• Crushing Handshake: There is an episode where Man-At-Arms shakes hands with his brother Fisto. When they shake, Fisto's mechanical hand can be heard clanking, implying he's applying more pressure than he needs to. Man at Arms doesn't scream, however.
  • Darker and Edgier: Compared to the original series.
  • Deal with the Devil: "The Price of Deceit" reveals that after his last encounter with Randor, Keldor was taken to Hordak's sanctuary. Keldor begged him to save his life, which led to him being remade as Skeletor. Hordak warned this would come at a price, which he intends to collect in "The Power of Grayskull" by getting Skeletor to free him.
  • Demoted to Extra: In the second season, Skeletor and his minions appeared less frequently and had less impact on plots to make room for King Hiss and the Snake Men (Season 2 being half as long as Season 1 likely didn't help, either). Reportedly, this would've been rectified in a third season.
  • Distracted by the Sexy: This happens to Keldor when he first meets Evil-Lyn.
  • Does Not Like Shoes: Nearly all of the villains and a few of the heroes. Most, yet not all of the cases are characters who had clawed feet in the original toyline.
  • Dumb Muscle: Ram Man, Clawful, Baddrha, and to a lesser degree Beast Man, Trap-Jaw, and Whiplash. Clawful is probably the single most emblematic example — the show's writers mention in DVD commentary that they once drew up a hierarchy of intelligence among the evil Masters, and Clawful was dead last. It's eventually revealed that he's more or less illiterate in his own native language; Evil-Lyn had to translate a message sent by his cousin for him. However, when it comes to physical might, he knows few true equals, and he can outmuscle even He-Man.
  • Early-Bird Cameo: Happens a few times, with each example getting more screen-time later:
    • "Snake Pit" actually has three. The main example is Season 2 Big Bad King Hiss, who appears briefly in shadow in the flashback and later the pit. Webstor also makes a brief cameo in a cavern of Snake Mountain—setting up his appearance at the end of the season. A little fellow by the name of Odiphus appears in a cell, and he'll return in "The Sweet Smell of Victory" to become Stinkor.
    • Hordak makes a shadowy cameo in "Separation" when the Sorceress explains the origin of the dark hemisphere.
  • Enemy Mine: Stratos and Trap-Jaw have to work together to survive! It doesn't go well.
  • Even Bad Women Love Their Daddies: Evil-Lyn returns her father's sacred magical artifact the Ramstone to him after Skeletor tries to destroy He-Man with it.
  • Even Evil Has Standards: Evil-Lyn is willing to help Skeletor in his attempt for world domination, but she will not betray her father and returns his magical Ramstone back to him when Skeletor loses it.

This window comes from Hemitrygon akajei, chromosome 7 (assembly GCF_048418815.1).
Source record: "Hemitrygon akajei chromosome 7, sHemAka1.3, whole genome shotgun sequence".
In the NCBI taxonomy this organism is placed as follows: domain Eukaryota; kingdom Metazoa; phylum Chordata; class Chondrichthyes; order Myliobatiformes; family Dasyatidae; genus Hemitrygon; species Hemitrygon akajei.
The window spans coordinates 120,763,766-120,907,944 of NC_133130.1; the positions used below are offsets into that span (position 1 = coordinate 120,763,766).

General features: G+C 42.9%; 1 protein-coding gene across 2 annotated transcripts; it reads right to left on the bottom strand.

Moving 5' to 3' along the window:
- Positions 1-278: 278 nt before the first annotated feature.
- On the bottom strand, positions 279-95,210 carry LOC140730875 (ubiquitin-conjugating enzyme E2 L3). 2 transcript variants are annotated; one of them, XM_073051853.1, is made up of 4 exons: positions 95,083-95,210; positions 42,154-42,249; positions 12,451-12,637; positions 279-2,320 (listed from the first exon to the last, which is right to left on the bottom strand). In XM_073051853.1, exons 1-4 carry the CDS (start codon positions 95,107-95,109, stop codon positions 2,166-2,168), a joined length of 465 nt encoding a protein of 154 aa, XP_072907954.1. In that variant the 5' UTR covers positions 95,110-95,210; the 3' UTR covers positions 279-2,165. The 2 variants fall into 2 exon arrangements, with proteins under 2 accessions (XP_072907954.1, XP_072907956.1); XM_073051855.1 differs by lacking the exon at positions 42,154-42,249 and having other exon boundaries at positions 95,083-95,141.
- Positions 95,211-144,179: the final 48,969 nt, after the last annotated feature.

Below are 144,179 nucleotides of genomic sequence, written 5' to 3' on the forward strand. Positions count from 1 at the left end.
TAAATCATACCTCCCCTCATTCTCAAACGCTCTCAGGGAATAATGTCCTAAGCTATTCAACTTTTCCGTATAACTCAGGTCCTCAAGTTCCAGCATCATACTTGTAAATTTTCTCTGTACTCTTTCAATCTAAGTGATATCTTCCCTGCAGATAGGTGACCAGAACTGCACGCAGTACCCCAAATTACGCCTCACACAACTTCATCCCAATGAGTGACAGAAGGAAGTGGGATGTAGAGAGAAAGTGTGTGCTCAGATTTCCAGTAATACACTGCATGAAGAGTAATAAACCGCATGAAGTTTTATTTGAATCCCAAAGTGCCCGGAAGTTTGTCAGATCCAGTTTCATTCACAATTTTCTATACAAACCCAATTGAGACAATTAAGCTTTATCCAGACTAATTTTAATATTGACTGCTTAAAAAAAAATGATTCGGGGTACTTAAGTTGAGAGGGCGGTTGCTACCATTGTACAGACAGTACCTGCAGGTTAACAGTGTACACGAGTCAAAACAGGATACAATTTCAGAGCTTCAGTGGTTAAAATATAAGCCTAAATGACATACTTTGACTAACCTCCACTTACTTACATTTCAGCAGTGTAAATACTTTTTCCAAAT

• Also, Evil-Lyn wouldn't betray Skeletor to the Snake Men until one of them revealed to her Skeletor had set her (and his other allies) up to be captured so the heroes would be lured into a false sense of security. Even then, she demanded the one telling her to prove it.
  • Evil Uncle: Word of God indicates that in the 2002 reboot Keldor/Skeletor is actually King Randor's half-brother. Um... on which side of the family are Randor and Adam related to King Greyskull again? Funnily enough, Skeletor doesn't even know Adam's name (he thinks it's "Alan"), probably due to being exiled before he was born.
  • Evil Versus Evil: The Evil Warriors and the Snake Men are in much less amicable terms than in the old minicomics.
    • Had the series continued the plot would have eventually involved Hordak returning to Eternia and most of the fighting would be between the Horde and Skeletor's Evil Warriors.
  • Fantasy Counterpart Culture: Anwat Gar is/was feudal Japan.
    • Although its name seems inspired by Angkor Wat in Cambodia.
  • Foreshadowing: Teela reads Mekaneck's mind in "The Ties That Bind" and learns he wishes he had better powers. "Mekaneck's Lament" is built around this.
  • Heroic Sacrifice: King Grayskull gave his life to banish Hordak.
  • Huge Holographic Head: Hordak appears as one in "The Price of Deceit".
  • I Surrender, Suckers: In the pilot movie Skeletor pulls this off twice in the same fight.
  • Innocuously Important Episode: Most of Skeletor's Council of Evil is introduced in otherwise one-off episodes: Count Marzo in "Mekaneck's Lament," Evilseed in "Orko's Garden," and the three giants in "Buzz-Off's Pride."
  • It's the Journey That Counts / Magic Feather: King Grayskull seeks the power to defeat Hordak, and is told by a seer to give up his sword and journey to find a new magic sword. When he does, he finds the seer, who returns Grayskull's sword and tells Grayskull he always had the power, he just needed the trip to focus his abilities.